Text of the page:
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Speed ​​of global recovery affects commodity supply

The rapidity of the global recovery has affected the supply of basic products, noted the Bank of Italy.

Despite the risks associated with new variants of the virus, the global recovery continues.

Trade has returned to pre-pandemic levels, but tensions have arisen over the supply of commodities and intermediate inputs, in part due to the speed of the recovery.

From the angle of Italy‘s central bank, supply bottlenecks could affect prices in the United States for longer than initially anticipated. Natural gas prices have risen significantly, especially in Europe.

In summer, the spread of the Delta variant initially led to an increase in infection globally, but the increase in deaths was less marked in areas with high vaccination rates.

On the one hand, infection rates have gradually decreased since September, below the levels of early July.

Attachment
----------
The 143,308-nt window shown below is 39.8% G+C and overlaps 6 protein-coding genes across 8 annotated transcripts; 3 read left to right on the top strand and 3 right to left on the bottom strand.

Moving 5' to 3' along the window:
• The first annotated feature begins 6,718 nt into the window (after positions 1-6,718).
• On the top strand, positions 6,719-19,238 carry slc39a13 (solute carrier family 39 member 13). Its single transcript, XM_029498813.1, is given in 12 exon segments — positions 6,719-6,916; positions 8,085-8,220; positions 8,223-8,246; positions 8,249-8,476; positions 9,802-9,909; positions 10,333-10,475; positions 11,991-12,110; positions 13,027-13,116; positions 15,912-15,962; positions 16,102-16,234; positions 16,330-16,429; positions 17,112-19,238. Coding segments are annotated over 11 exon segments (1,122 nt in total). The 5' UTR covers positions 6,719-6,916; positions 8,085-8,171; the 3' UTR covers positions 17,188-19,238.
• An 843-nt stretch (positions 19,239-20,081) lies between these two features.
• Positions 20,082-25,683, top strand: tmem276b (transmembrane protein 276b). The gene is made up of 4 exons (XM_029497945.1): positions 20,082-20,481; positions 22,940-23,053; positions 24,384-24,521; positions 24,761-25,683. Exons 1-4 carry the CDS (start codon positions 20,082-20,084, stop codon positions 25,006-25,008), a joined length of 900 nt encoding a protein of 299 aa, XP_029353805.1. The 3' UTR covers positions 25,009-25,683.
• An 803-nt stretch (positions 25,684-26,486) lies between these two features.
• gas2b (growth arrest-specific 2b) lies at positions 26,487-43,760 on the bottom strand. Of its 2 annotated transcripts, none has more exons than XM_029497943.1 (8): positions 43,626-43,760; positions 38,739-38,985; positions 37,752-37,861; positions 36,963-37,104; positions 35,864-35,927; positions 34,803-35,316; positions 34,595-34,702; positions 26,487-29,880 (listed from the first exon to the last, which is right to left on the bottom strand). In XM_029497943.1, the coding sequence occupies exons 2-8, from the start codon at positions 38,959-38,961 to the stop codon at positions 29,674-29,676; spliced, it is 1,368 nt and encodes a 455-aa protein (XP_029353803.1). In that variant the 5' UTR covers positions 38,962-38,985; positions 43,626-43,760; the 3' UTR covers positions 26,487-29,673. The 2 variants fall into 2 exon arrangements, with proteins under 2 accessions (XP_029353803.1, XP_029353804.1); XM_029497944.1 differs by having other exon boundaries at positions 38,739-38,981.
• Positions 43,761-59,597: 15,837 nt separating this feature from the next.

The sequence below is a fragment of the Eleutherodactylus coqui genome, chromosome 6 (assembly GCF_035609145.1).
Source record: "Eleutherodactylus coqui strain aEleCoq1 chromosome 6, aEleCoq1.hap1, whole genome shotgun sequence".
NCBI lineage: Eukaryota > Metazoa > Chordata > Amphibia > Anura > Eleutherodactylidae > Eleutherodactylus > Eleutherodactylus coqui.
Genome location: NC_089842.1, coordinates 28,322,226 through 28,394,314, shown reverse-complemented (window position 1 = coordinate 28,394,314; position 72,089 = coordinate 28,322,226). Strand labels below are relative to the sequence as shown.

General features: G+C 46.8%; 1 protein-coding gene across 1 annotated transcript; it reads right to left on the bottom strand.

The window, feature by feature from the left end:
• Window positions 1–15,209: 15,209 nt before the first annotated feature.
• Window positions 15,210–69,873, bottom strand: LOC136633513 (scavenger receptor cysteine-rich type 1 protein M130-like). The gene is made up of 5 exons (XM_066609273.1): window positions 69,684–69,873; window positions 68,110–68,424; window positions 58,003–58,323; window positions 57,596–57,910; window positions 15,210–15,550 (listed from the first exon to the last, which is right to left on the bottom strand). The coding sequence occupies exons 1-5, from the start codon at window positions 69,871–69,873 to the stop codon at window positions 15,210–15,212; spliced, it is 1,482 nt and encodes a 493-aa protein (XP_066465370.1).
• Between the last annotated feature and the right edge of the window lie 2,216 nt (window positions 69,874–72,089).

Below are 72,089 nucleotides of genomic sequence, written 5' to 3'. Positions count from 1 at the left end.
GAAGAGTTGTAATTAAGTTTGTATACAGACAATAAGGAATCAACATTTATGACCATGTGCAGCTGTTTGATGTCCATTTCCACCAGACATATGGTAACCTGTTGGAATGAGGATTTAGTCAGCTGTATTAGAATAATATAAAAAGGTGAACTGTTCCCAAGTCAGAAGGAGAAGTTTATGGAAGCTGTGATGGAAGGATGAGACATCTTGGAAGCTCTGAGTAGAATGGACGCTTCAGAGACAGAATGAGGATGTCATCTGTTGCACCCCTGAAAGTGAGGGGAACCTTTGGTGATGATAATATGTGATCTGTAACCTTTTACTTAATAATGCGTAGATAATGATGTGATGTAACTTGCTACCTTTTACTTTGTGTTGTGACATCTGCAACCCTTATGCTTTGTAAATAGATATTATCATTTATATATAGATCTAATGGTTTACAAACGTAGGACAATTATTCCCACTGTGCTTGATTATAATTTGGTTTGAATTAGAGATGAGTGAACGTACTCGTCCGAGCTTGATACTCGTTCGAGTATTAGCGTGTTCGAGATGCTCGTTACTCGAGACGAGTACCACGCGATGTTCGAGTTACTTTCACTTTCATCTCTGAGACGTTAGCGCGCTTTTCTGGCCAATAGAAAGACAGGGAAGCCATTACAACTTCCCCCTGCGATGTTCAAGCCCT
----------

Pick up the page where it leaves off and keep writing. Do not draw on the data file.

On the other hand, mobility has continued to rise everywhere, returning to near-pandemic levels.

Global recovery

Vaccination campaigns have slowed down in areas where they were at a more advanced stage (the United States, the United Kingdom and the euro area); they have accelerated considerably in Japan; and they still lag far behind in low-income economies.

In the second quarter, GDP continued to grow steadily in the United States.

In the United Kingdom, it registered a strong recovery, with the easing of restrictions, and it rose moderately in Japan.

Economic activity recovered its level at the end of 2019 in the United States, while it is still below this level in Japan and the United Kingdom, 1.4 and 3.3 percentage points, respectively.

Meanwhile, Purchasing Managers Indices (PMIs) suggest that growth was still strong in the United States and the United Kingdom in the third quarter, although it slowed.

For Japan, they indicate a weak recovery in the manufacturing sector and a contraction in services, the latter affected by the extension of restrictive measures.

In China, GDP growth slowed considerably, in part due to the downturn in the real estate sector, which was affected by the bankruptcy of the Evergrande group.

 

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